The sun is shining, fireworks are exploding and drinks are being had. Fun for all, unless you should be more a lone wolf type than a group activities enthusiast. Don’t feel like having a beaver painted on your cheek this July 1st? Why not indulge in a Canadian-inspired movie binge instead?

For us, there’s no better way to celebrate our Canuck status than watching a few films that depict our home and native land. Below, for your viewing pleasure, a round-up of our top picks. (Maple-flavoured popcorn optional.)

My Winnipeg, 2007 | Guy Maddin

Who says CanCon is boring? Not any viewer that is familiar with Guy Maddin’s singular oeuvre. In this refreshing documentary (which the filmmaker lovingly refers to as a “docu-fantasia”), Winnipeg takes center stage, as Maddin invites the audiences to join him on a personal tour of his hometown. Using a mix of archival footage and interviews, the director weaves together a fantastical portrayal of his city, culminating in a tapestry of fact and fiction, beautifully linked in the name of memory. By the end of this Genie-nominated film, it’s almost certain that you will have a very different perspective of ol’ Winterpeg, as the snowy city is known, thanks to a dose of history and entertainment, entirely of Maddin’s own signature brand of filmmaking.

The Revenant, 2015 | Alejandro Gonzalez Inarritu

Set in 1823, the film’s backdrop showcases the Canadian Rockies, as the story follows frontiersman Hugh Glass (Leonardo DiCaprio) during a perilous wilderness expedition. Things go pear shape when Glass and a bear tango, rendering his body a broken shell. Out for the count due to his life-threatening injuries, Glass is forced to stand by (while horizontal in a make-shift gurney) as a member of his hunting team kills his young son and leaves him for dead. With the odds stacked against him, grief and vengeance fuel Glass’ determination to get back to civilization and find the man responsible for his son’s murder. With scenery as epic as the acting that earned Leo his first Oscar, this one will especially appeal to those who prefers to spends their weekends hiking the trails of their closest provincial park. (Not to mention film lovers that get a kick out of seeing incredible Canadian talent in Hollywood blockbusters, in this case, B.C. First Nations actor Duane Howard, among others.)

Jesus of Montreal, 1989 | Denys Arcand

A cult classic, this Oscar nominee for Best Foreign Language Film shows off our country’s flair for art house cinema and satire alike. Directed by Canada’s beloved Denys Arcand, this is the story of an acting troupe hired to stage a play about the life and times of the man on the cross, with the story catalyst played by Lothaire Bluteau in the role of Daniel, the group’s leader. As each actor in the play struggles with their own issues, personal lives run interference during the process of attempting to create a daring interpretation of the Biblical tale—one bent on confronting accepted Christian belief. Unfortunately for Daniel, this doesn’t go over well with the Roman Catholic priests who have recruited the troupe, and as the film’s action progresses, the audience sees Daniel’s life starts to look like it’s struggling under the weight of a crown of thorns. For viewers that are familiar with Quebec’s cultural capital, this Cannes Jury Prize winner and Palme d’Or nominee will offer the added bonus of feeling something like a love letter to the city, while patriotic cinephiles will delight in being able to point to why our county’s filmmaking is internationally acclaimed.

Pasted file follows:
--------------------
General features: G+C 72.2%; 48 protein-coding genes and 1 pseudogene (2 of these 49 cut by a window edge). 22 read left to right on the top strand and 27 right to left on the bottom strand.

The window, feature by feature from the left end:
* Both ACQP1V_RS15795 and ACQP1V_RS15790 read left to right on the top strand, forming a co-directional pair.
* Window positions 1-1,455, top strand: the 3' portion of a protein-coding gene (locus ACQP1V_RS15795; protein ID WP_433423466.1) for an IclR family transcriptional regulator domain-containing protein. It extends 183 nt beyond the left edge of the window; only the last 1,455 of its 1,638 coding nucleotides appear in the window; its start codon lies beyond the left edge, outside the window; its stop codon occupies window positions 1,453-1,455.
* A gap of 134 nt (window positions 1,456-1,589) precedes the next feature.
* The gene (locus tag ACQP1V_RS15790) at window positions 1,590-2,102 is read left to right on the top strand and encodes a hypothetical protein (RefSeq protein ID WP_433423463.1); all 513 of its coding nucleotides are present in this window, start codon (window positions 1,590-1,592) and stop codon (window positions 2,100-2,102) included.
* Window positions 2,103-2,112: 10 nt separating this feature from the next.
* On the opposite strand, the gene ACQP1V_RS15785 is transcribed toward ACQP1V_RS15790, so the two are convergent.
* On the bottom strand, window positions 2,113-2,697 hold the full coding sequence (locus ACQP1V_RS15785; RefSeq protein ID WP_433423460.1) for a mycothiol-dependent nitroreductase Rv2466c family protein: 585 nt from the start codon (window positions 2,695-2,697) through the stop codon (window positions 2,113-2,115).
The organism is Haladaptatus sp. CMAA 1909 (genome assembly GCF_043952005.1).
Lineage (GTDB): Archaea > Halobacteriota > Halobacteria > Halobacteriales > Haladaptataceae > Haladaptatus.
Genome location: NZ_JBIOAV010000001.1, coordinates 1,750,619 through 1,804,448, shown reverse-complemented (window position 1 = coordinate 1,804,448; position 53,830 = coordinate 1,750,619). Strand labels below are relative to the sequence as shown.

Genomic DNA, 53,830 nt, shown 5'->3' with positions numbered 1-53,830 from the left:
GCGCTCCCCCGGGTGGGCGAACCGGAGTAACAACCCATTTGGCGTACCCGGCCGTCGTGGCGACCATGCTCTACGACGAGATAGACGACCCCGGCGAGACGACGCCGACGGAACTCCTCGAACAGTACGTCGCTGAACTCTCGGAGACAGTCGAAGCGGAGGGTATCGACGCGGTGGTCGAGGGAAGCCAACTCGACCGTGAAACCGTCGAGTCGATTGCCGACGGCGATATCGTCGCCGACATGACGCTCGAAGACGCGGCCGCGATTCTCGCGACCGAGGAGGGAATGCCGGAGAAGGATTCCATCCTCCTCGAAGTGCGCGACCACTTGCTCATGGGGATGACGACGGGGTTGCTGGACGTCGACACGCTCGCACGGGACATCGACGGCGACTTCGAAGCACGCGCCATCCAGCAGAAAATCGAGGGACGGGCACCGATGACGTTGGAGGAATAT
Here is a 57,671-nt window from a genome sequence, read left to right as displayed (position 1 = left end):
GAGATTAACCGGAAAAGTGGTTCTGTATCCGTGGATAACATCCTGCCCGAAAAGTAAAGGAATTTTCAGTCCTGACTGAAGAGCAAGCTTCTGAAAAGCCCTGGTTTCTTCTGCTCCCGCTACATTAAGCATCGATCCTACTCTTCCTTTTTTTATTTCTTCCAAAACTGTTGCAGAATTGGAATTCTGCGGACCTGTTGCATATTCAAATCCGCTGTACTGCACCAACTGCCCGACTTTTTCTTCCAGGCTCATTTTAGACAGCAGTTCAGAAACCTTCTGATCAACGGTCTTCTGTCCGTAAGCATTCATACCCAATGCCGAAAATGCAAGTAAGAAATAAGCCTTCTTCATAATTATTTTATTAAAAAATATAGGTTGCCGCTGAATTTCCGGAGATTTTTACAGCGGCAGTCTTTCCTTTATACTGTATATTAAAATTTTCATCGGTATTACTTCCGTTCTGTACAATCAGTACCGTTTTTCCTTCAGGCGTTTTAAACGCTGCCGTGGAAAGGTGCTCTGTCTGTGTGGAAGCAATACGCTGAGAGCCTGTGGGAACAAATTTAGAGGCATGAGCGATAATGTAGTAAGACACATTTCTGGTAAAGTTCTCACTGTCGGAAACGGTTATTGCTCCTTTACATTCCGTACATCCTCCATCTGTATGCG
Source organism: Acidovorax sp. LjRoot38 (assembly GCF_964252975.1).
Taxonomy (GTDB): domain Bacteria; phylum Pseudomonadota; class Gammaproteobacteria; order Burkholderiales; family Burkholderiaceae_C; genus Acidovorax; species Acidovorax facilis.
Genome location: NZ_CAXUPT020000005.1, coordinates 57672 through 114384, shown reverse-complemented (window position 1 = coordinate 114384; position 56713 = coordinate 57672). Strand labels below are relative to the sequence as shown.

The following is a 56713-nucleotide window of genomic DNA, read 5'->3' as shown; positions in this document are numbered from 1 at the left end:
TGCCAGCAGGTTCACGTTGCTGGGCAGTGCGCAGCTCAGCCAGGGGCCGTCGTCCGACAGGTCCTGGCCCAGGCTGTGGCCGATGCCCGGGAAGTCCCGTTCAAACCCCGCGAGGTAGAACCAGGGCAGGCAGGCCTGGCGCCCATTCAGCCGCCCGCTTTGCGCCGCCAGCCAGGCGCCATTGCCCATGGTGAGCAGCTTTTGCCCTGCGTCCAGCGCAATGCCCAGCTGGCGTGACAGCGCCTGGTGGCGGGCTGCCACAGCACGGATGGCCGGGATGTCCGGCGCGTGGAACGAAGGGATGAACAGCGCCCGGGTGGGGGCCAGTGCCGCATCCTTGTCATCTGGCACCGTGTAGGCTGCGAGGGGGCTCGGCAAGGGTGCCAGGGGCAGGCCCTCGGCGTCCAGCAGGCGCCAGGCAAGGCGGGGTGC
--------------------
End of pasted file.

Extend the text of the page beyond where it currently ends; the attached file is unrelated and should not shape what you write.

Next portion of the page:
Scott Pilgrim vs. the World, 2010 | Edgar Wright

Before Toronto was cool for being The 6ix, there was Scott Pilgrim upping the city’s cred. Based on the graphic novel series Scott Pilgrim by Bryan Lee O’Malley—a Canadian cartoonist, hailing from Ontario—the film is co-written, produced and directed by Britain’s Edgar Wright, of Shaun of the Dead fame. Starring Michael Cera in the title role, chaos ensues when the aspiring musician falls for one Ramona Flowers. Pilgrim’s crush comes with a virtual army of evil ex-boyfriends with superhuman powers, dead set on ending his budding new relationship. Set in Toronto, Wright’s film pays homage to landmarks for local rockers, including Lee’s Palace and of course The Big Smoke’s late-night staple, Pizza Pizza.

The Barbarian Invasions, 2003 | Denys Arcand

It’s Canada Day, how can we not include Denys Arcand at least twice on our list of best Canadian films? A dramedy with political pluck, this film impresses as the sequel to Arcand’s The Decline of the American Empire, which saw the director take home the award for Best Canadian Feature Film at TIFF, back in 1986. Rémy (Rémy Girard)—a middle-aged professor in Montreal is the story’s hero, reintroduced to audiences at a turning point in his life, right after he has learned he has terminal cancer. Struck by the news, Rémy is motivated to reconnect with his son, a finance expert living abroad in London. Given Rémy socialist leanings, his views are at odds with that of his sons, providing a compelling backdrop for a film that sees its character’s— Rémy’s relatives and friends—discuss hot-button issues that touch on everything in between sex and philosophy. If you haven’t seen this film yet, get on it! Before you’re even halfway through, Arcand’s genius will make it easy to believe that the director was featured three times on a list compiled by the Toronto International Film Festival in 2004 for Canada’s “All-Time Top Ten” films.

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